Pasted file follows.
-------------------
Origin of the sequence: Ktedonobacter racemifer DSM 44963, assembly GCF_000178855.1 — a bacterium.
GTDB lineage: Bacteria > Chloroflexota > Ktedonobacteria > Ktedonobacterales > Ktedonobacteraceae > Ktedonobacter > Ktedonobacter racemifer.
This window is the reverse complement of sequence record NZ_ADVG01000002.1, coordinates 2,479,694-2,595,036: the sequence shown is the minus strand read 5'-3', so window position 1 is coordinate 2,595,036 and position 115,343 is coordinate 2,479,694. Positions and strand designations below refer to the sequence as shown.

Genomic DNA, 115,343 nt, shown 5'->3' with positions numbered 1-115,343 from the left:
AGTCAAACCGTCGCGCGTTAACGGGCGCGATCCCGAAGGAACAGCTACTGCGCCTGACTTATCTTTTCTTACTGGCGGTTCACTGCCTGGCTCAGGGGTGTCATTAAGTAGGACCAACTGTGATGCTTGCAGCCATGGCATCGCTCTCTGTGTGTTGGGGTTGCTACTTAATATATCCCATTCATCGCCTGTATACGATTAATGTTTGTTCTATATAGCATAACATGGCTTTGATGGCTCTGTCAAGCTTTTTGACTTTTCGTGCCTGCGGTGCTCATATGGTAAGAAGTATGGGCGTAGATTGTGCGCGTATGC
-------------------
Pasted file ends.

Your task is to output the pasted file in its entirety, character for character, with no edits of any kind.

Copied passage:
Origin of the sequence: Ktedonobacter racemifer DSM 44963, assembly GCF_000178855.1 — a bacterium.
GTDB lineage: Bacteria > Chloroflexota > Ktedonobacteria > Ktedonobacterales > Ktedonobacteraceae > Ktedonobacter > Ktedonobacter racemifer.
This window is the reverse complement of sequence record NZ_ADVG01000002.1, coordinates 2,479,694-2,595,036: the sequence shown is the minus strand read 5'-3', so window position 1 is coordinate 2,595,036 and position 115,343 is coordinate 2,479,694. Positions and strand designations below refer to the sequence as shown.

Genomic DNA, 115,343 nt, shown 5'->3' with positions numbered 1-115,343 from the left:
AGTCAAACCGTCGCGCGTTAACGGGCGCGATCCCGAAGGAACAGCTACTGCGCCTGACTTATCTTTTCTTACTGGCGGTTCACTGCCTGGCTCAGGGGTGTCATTAAGTAGGACCAACTGTGATGCTTGCAGCCATGGCATCGCTCTCTGTGTGTTGGGGTTGCTACTTAATATATCCCATTCATCGCCTGTATACGATTAATGTTTGTTCTATATAGCATAACATGGCTTTGATGGCTCTGTCAAGCTTTTTGACTTTTCGTGCCTGCGGTGCTCATATGGTAAGAAGTATGGGCGTAGATTGTGCGCGTATGC